We waited until the first frost to gather corn from the field to feed our livestock through the winter. The cold frost killed most of the bugs that might be harboring in the ears.
We used a wooden sled with runners hued from small logs. Wooden slats from the sawmill were used to build up the sides of the sled.
Our mule pulled the sled stopping every few feet as we pulled the ears from the stalks. We filled the sled from each side as it was pulled through the cornfield tossing corn into it from every direction. It was like shooting basketball.
When the sled was full we took it to the barn and emptied it into our corncrib. During the winter we tossed corn into the livestock stalls through a small window in the crib. Sometimes we shot rats near the crib with our BB guns to keep them from eating the corn.
Cool weather also meant butchering two or more hogs for meat. Dad would use a .22 rifle with a carefully placed shot to kill the hog. Momma would have the cast iron kettle full of hot boiling water ready to scald the hair on the hog before scrapping. You needed a sharp butcher knife to remove it easily and Dad was good at sharpening up the knives.
The meat was cut up into hams, shoulders, pork loins, ribs, and middlings for bacon. They were then hung in our smokehouse and cured or salted down to preserve them. I always loved the smell of the smokehouse.
Momma would take the hogs skin and bake it in the kitchen stove to make pork skins or pork rinds. The skin was also used to waterproof our brogan shoes by rubbing them down with the fat.
The extra fat from the hog was also cooked up in the big kettle to make lye soap. The lean parts of the trimmings would make cracklings. Pap Paw Miller cooked the hog’s head and made the best souse meat I have ever tasted. Nothing was wasted.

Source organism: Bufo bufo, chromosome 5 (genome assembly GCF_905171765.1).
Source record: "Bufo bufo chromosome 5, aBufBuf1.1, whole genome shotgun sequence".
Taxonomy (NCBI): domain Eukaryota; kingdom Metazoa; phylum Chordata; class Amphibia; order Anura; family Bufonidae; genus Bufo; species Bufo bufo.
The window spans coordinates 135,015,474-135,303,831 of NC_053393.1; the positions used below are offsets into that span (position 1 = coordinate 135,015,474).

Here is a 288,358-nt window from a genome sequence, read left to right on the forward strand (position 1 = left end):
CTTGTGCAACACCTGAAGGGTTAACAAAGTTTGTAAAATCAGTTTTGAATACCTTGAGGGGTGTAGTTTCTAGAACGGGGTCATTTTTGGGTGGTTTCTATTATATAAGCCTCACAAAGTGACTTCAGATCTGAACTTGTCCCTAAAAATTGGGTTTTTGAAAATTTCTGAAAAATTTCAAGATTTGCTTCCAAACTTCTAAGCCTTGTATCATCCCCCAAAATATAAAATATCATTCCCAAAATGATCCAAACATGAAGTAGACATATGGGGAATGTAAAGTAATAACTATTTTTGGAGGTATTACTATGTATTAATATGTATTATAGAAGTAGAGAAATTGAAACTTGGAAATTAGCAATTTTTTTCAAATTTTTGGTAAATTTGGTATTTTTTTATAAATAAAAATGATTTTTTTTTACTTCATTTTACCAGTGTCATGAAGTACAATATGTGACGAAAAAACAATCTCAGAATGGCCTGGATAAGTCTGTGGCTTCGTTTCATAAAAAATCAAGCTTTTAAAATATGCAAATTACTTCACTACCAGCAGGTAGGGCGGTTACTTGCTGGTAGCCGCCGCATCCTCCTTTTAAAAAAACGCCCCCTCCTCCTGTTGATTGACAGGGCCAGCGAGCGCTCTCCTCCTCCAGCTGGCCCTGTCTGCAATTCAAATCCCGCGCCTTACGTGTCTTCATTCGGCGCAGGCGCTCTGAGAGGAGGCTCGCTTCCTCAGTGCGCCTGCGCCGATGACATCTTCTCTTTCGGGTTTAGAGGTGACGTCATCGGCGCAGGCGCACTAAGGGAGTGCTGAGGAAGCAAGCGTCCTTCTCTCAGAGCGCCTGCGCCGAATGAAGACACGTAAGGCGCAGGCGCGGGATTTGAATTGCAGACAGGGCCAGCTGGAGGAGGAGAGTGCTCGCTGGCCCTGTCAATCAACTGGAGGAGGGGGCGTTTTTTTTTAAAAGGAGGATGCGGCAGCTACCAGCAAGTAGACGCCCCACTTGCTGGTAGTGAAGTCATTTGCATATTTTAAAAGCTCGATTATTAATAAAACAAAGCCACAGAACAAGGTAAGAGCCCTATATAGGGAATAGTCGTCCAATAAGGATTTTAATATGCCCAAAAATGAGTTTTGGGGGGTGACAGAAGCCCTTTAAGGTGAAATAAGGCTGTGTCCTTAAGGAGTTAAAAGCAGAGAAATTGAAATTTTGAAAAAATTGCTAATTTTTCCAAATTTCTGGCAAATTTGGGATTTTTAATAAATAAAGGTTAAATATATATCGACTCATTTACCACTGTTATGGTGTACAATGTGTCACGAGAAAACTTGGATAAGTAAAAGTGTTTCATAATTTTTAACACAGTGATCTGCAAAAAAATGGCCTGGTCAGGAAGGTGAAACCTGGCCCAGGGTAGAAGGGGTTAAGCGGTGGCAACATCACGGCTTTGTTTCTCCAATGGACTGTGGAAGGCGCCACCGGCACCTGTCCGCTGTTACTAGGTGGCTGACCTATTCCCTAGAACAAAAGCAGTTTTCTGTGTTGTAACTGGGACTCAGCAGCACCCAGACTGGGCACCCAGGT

The cool mornings of autumn also meant squirrel and rabbit hunting. We only had one shotgun when I was a kid and that was a .20 gauge Iver Johnson single barrel. We had to take turns hunting or at being the shooter. That old gun sure killed a lot of game.
Yep, things have changed a lot since I was a child. Hardly anyone raises a garden anymore. Raising livestock is another thing of the past. And even I don’t hunt squirrel or rabbit as much as I use to since we now have deer almost everywhere.
But one thing hasn’t changed. Autumn will always smell like autumn. No matter how old I get when the crispness of fall fills the air it always takes me back. Back to the time of my youth and the many fond memories of my family getting ready for another long, hard, cold winter.
Last Updated on Wednesday, 07 September 2011 12:22
Wednesday, 31 August 2011 12:13
By: Rodney Miller
Snipe huntin’ was a tradition that was passed on from generation to generation in southeastern Kentucky. My Pap Paw hunted ‘em, my Daddy hunted ‘em and of course I hunted ‘em but none of us every caught one.
The “mystical” snipe bird only could be caught at night and they were very fast, I was told. To hunt snipe I was told I needed a coffee sack or, as some of you know it by, “a burlap sack”to hold open to trap the snipe in. Then, I was taught the call needed to encourage a snipe to run in the direction of me with my open coffee sack waiting on the unsuspecting snipe.
The older men in the hunting group, who had all hunted the snipe before, taught me the so-called “mating call”. It was part “coo-ing” and part “yak-yak-yaking” we practiced on the evening of my hunt just before dark. I thought it sounded crazy. But what did I know? I had never even seen a snipe before. And these other fellows were what were called “seasoned snipe hunters”.